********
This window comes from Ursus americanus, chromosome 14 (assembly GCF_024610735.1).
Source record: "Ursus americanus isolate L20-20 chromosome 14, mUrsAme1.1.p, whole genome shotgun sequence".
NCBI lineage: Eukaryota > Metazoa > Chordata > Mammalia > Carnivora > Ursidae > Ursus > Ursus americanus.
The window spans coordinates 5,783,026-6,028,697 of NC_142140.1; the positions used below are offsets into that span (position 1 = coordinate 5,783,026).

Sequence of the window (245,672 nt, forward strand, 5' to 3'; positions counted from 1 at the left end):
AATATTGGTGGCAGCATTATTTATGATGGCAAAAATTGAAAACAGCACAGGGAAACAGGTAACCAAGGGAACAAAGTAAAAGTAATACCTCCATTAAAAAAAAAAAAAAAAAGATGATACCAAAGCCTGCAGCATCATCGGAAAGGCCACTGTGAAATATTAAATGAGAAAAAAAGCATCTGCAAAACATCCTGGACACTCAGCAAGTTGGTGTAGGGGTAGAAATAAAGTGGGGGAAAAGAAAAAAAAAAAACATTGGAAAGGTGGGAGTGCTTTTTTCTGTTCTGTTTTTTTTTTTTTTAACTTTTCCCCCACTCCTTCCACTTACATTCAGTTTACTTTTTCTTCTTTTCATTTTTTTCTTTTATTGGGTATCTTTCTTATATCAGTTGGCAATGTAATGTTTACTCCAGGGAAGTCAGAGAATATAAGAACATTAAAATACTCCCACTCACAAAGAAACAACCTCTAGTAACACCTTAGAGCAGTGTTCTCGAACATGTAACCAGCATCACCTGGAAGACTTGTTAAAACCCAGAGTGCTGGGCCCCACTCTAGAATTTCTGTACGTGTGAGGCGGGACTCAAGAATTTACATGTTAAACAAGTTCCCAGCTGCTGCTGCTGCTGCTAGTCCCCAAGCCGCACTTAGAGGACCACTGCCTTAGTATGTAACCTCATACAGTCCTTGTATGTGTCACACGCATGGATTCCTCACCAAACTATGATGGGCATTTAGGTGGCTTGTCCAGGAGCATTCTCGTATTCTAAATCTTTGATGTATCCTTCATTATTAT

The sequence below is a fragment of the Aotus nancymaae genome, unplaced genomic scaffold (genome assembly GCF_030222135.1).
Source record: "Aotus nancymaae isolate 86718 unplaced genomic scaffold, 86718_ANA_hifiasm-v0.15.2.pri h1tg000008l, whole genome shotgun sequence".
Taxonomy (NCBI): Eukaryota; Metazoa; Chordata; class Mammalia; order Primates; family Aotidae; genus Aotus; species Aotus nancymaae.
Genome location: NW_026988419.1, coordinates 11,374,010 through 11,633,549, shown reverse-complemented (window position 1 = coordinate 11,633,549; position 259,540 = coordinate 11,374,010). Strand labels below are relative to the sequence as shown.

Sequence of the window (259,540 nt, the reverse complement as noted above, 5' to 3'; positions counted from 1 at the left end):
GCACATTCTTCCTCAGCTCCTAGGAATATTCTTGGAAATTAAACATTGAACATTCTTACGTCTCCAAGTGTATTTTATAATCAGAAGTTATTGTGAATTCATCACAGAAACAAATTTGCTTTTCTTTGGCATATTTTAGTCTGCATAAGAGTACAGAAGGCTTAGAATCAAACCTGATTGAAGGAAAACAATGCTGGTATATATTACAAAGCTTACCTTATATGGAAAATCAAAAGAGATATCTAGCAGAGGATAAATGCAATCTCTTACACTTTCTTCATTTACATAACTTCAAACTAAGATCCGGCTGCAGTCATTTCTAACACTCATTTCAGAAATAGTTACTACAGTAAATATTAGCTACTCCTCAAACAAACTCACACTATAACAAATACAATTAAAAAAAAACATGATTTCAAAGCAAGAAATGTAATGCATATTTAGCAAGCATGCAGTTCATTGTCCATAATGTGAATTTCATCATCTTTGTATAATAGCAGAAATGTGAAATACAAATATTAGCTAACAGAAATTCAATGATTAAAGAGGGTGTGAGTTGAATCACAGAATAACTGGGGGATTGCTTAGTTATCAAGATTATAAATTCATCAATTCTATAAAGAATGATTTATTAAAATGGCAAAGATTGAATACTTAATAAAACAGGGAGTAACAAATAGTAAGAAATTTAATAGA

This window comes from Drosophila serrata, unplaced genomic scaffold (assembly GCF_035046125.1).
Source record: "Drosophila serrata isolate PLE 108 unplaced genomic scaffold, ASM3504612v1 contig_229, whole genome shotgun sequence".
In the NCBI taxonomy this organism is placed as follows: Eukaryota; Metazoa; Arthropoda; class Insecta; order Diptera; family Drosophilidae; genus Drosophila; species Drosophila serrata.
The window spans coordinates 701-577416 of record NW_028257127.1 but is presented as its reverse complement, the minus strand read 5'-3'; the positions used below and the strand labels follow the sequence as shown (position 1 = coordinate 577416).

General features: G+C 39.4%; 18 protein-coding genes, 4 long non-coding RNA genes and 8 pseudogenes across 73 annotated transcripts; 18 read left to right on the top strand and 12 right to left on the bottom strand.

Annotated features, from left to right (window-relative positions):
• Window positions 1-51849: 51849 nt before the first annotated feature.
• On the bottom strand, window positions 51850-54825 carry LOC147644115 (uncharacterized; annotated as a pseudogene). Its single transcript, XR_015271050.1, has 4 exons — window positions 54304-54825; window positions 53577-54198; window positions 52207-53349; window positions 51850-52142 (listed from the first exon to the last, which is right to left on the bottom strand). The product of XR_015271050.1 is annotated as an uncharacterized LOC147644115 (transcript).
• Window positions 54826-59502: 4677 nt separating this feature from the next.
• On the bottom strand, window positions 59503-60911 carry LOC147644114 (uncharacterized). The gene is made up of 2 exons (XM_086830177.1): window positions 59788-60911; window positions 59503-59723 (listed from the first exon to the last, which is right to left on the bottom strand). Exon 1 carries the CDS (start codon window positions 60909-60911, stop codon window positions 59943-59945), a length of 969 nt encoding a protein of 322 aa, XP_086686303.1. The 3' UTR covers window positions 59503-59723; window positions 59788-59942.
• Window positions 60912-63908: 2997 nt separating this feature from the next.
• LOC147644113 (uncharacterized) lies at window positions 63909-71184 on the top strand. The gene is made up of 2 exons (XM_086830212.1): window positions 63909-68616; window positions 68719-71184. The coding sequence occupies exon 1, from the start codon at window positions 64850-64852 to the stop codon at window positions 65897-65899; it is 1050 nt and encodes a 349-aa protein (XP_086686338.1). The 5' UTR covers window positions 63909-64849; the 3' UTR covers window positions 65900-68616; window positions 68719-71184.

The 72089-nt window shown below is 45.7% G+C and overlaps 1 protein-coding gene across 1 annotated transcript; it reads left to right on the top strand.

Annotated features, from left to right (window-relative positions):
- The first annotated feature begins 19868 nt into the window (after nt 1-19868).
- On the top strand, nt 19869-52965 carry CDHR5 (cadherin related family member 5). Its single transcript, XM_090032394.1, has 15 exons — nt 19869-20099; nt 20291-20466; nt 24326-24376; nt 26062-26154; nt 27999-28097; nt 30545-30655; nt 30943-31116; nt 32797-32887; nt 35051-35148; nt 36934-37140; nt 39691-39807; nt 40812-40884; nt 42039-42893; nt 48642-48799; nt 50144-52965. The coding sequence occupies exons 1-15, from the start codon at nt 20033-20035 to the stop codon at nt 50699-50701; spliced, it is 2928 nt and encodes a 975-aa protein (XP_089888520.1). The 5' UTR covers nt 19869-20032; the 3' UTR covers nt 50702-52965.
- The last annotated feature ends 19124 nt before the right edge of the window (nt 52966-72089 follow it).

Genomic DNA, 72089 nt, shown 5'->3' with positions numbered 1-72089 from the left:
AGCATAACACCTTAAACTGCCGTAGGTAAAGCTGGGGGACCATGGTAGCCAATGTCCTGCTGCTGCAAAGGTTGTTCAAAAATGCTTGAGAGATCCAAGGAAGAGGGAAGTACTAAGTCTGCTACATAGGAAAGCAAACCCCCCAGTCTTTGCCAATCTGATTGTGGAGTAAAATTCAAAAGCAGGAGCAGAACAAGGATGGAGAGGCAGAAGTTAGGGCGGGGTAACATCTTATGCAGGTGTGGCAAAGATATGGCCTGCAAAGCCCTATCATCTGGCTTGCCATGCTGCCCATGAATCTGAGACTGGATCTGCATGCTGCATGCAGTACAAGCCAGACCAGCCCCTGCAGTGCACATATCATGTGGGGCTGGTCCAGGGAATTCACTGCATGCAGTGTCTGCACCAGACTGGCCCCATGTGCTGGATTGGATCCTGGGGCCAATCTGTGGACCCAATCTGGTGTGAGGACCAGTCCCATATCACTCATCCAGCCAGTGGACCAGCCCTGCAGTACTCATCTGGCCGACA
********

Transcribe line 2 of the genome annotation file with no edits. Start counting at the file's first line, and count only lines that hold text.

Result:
Source record: "Ursus americanus isolate L20-20 chromosome 14, mUrsAme1.1.p, whole genome shotgun sequence".